Why does this matter?  Because going forward, one of two things will happen whenever a citizen goes to court to argue that a law violates their constitutional rights: the courts will either apply the same, toothless version of “strict scrutiny” it used in the Amendment 5 cases, or they will make up their own standard on a case-to-case basis, the application of which will depend solely on whether the judges think a given constitutional right is worthy of protection.  Either result is unacceptable for a society that values the rule of law and constitutional checks on governmental power.

What can be done about this?  I’m glad you asked!

Missouri needs a constitutional amendment to clarify how this state’s courts must assess governmental restrictions on constitutional rights.  I propose that the following section (or something like it) should be added to Article V of the Missouri Constitution, which addresses the state’s judiciary:

1. The paramount responsibility of Missouri courts is to ensure that individuals in this state may exercise the rights and freedoms the people have enumerated in this Constitution.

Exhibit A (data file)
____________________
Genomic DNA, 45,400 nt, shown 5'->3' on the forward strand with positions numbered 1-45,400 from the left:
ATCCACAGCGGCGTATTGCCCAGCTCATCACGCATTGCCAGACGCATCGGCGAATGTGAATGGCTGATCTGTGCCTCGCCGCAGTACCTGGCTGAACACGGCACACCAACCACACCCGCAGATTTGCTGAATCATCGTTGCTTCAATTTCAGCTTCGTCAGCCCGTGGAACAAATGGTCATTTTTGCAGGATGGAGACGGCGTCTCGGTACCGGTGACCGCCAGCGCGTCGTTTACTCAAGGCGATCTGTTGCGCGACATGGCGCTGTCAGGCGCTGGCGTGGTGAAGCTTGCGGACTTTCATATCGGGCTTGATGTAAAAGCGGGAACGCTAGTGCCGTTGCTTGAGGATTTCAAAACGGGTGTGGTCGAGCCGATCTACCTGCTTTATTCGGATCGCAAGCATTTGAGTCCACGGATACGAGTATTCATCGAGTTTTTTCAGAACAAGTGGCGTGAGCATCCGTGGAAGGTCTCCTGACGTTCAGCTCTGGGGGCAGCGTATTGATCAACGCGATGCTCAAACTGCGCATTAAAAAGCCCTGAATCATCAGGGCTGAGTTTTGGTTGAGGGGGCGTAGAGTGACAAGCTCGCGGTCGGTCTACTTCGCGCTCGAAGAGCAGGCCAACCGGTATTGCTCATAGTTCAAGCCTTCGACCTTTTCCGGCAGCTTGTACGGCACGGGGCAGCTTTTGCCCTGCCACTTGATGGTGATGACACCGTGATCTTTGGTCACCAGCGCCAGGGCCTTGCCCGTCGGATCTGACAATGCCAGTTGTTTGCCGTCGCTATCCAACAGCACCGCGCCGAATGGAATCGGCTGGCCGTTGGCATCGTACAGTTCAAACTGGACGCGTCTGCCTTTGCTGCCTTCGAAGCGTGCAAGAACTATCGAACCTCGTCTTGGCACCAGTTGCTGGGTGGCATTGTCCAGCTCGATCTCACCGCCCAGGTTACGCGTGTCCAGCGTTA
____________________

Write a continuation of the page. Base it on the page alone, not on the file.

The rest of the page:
2. When in a lawsuit properly before one of this state’s courts one party timely asserts that a government entity  that is also an opposing party has enforced or has threatened to enforce against the asserting party a law, regulation, or policy that might limit the asserting party’s exercise of a specified right or freedom enumerated in this Constitution or might otherwise penalize the asserting party for exercising such a right or freedom, the court must assess the asserting party’s claim in the following manner: